Growing up is a funny thing. Most of you remember the feeling that encompassed your senior year of high school, right? That overwhelming feeling that this was your last football game, your last dance, your last hurrah; coupled with an underwhelming sensation that finally you were going somewhere you'd never been before. It was scary and uncomfortable, but you handled it okay because you knew that if it all came down to it, everyone you cared about within those high school walls would be back in your hometown come Christmas Break and summer vacation.
You get to your college dorm or your first college class and the newness of it all is awe-inspiring. You stay out way too late, talk to a dozen new people, and revel in the glory of this newfound freedom.
And as these college years go on, things start to change...you start to change.
At least I did.
Three years later, and everything is different and I never thought I'd be nostalgic for change.
Those first five roommates of mine are all married, have served missions, or are graduating with me in the spring.
The boy I wasted school nights with and promised two years to and I don't make eye contact anymore.
The new-ness of Logan has worn off and been replaced with a feeling of pure adoration; everywhere from the TSC fountains to the English building have some kind of memory tied to them.
And even as this year has started, I've watched the people who made my world go round take a back seat and I've ached for the way things were a few months ago--even while recognizing how healthy change is.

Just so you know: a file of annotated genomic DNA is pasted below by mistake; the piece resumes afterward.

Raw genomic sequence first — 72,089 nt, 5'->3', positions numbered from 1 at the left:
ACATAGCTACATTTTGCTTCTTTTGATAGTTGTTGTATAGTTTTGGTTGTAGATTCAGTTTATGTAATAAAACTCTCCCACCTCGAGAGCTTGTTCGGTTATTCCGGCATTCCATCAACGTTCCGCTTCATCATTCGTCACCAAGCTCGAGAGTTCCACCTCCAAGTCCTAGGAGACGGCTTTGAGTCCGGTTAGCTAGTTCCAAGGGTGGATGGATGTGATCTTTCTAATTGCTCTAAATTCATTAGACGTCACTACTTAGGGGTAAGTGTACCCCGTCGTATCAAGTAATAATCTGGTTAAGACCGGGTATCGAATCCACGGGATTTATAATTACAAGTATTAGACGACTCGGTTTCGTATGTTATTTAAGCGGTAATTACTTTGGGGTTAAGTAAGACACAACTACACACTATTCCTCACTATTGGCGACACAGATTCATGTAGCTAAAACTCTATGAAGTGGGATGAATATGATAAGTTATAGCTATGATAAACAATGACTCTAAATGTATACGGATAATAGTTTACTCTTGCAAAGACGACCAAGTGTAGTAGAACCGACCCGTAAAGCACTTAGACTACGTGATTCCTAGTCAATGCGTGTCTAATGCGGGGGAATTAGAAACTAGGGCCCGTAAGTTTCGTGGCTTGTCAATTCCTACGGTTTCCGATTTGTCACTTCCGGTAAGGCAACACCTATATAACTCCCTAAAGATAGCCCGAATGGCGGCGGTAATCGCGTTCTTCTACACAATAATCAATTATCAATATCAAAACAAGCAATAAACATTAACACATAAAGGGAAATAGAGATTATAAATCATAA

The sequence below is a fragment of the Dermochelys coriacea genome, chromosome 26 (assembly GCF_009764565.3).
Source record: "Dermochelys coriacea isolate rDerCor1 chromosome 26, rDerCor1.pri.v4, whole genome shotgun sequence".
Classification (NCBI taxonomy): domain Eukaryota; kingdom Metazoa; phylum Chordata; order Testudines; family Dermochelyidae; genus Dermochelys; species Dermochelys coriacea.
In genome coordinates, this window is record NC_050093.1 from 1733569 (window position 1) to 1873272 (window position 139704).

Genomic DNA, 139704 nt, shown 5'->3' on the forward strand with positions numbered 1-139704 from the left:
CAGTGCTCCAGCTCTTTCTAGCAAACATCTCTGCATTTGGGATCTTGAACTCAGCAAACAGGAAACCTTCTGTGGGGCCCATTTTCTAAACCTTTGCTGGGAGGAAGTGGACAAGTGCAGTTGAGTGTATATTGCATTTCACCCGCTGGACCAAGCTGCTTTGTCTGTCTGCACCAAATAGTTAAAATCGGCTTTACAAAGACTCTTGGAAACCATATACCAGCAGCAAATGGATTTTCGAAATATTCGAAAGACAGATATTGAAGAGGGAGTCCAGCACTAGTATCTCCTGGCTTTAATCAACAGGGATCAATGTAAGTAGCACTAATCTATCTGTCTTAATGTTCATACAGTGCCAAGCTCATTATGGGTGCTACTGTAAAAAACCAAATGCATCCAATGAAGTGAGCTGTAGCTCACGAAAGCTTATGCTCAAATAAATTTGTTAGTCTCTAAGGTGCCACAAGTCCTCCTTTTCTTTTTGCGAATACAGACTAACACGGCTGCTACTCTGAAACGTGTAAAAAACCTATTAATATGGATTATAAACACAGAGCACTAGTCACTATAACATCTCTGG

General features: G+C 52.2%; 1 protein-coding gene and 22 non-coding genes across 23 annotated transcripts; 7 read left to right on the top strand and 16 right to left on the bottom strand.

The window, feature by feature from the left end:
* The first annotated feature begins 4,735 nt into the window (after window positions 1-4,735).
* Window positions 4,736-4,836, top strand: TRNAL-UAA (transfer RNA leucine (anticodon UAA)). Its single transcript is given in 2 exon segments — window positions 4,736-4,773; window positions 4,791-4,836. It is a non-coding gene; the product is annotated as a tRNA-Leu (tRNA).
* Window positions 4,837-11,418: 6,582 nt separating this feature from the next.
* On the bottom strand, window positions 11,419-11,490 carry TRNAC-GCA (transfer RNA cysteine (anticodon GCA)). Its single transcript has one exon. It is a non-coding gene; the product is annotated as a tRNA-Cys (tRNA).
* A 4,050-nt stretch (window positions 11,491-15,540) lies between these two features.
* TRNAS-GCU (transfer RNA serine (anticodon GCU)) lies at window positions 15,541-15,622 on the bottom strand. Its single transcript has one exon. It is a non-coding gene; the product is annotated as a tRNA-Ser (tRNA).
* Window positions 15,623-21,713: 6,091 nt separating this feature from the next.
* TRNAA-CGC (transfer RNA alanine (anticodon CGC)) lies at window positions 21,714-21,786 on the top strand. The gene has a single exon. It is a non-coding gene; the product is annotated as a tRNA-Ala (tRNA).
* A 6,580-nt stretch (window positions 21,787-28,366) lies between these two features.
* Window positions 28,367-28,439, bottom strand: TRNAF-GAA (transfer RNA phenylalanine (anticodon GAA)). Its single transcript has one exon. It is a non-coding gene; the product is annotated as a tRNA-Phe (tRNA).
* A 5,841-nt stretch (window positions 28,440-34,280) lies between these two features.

Nostalgia is a weird feeling, especially when you're missing something that hasn't left yet and aching for something you haven't even found. It's the panic that fills your head when you're eating breakfast and you start thinking about how on earth you'll stay in contact with your best friend even though she's sitting right next to you. It's the chaos that envelops you while filling out applications for an internship in New York while the boy who will always have a piece of your heart rambles on about Texas. It's all these turmoil driven things, but it's also the calm that comes as you pull into your parents driveway or let yourself forget about what's coming as you listen to yet another piece of spoken-word poetry at 3 am.
I know graduation is eight months out, but I'm already feeling nostalgic for this place and the people in it.
Eight months from now, we're moving on to bigger and better things; and unlike high school graduation, "going home" means more than making the drive through Sardine Canyon, it means cross-country flights, real jobs, and saying goodbyes that last more than just a weekend.
It's a scary thought. And in answer to your questions: no, I have no idea what I'm doing after graduation yet. Honestly, I don't even know how next semester is going to go! But I do know that lately, I'm both grateful for and dreading change--and I'm diving a little deeper into everything I do. Council meetings won't kill me, I do have time for ice cream with [insert name here], my class readings are actually teaching me something, and [despite everything my sleep-deprived college brain is telling me] I am not too old for another football game or dance party.
"You get a strange feeling when you're about to leave a place. Like you'll not only miss the people you love but you'll miss the person you are now at this time and this place, because you'll never be this way ever again"
Here's to you, senior year.